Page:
And once again since Diabetes anno 2017 yet another permanent playground was opened to me: Anti-MOG.

Anti-MOG – my new feature

Scleroses is when the inmune system by mistake attacks the nerve cells in the central nerve system, specifically the myelin acting as airbags protecting the nerves. This makes it highly problematic for the brain to send signals to the body – for instance, it needs to find a new ways to tell the legs to walk for instance. Anti-MOG is not really scleroses, but a cousin so to speak. It’s when the imune-systems by mistake attacks a protein in the myelin called Myelin Oligodendrocyt Glycoprotein (MOG).

And, this is how far I go in my Anti-MOG/Scleroses education. We’ll have to see what’s up for next semester. I think there’s a lot of training-schemes on the next semester-plan, but I’ll keep you up-to-date.

Once the diagnosis was established, the first round of treatment went smooth sailing. My body came back to normal and I had hoped for this attack to be the only one I would experience. I went back to work. I started working out. I bought a bike-helmet, because I had promised God to buy one, if I ever got out of the hospital. I was a little bit slow and tired but knew I had to get back to life. That’s how I function.

Ding. Second round

A week later, symptoms started to flare up again. I woke up one morning and simply couldn’t walk. My sister and her fiancé came and drove me to the hospital and as I tried to walk into the consultation-room, I lost balance and almost fell if it wasn’t for the doctor catching me.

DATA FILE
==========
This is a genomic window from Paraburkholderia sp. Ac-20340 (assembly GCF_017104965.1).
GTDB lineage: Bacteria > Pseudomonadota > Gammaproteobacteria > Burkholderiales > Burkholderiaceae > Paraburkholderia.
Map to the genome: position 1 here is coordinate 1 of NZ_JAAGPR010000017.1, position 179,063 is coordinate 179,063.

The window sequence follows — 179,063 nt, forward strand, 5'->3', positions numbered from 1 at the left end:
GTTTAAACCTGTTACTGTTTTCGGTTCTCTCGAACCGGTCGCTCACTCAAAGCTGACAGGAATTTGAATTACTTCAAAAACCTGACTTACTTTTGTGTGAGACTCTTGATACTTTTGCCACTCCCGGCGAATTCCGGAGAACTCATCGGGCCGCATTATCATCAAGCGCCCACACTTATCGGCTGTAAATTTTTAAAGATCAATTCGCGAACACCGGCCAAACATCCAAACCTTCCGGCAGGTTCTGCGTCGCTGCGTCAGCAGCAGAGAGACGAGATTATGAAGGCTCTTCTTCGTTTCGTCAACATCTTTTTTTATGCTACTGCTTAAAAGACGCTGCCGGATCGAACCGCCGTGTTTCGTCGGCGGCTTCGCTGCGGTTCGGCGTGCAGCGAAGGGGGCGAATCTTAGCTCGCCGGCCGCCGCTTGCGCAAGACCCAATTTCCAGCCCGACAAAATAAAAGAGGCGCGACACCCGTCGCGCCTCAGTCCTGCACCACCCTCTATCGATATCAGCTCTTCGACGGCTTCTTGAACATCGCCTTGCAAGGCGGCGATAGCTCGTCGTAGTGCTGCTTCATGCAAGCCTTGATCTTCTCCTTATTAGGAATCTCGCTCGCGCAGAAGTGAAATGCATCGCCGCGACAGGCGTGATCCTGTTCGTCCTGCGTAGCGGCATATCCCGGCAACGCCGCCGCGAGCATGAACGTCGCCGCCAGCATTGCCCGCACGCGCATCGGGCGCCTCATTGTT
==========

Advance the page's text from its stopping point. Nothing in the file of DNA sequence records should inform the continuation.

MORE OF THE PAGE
This time around, the treatment I was given the first time around did not help as well as they wanted, and I was transferred to another hospital with the possibility to treat me with plasmapheresis. Now, if you do not know, you get some tubes operated into the blood vessel in order to drag out the white blood-cells and replace them with medicine.

I got to admit having fun finding names for this one. To the people I knew could take a joke, I called the tube my penis. Fittingly, as the “sock” they put on them made them look perfect for the part as Penis. My cousin laughingly said, that I was giving the world the finger. And so officially, I called them “Finn the Finger”. When I finally got them removed (they were actually kind of heavy, annoyingly in the way all the time and itchy) I was pretty glad I did not know how big they actually were. It might have looked like a penis growing on the surface, but it was a humongous whale underneath. Today, I have a slight mark on my neck. That’s it. And pictures – of course.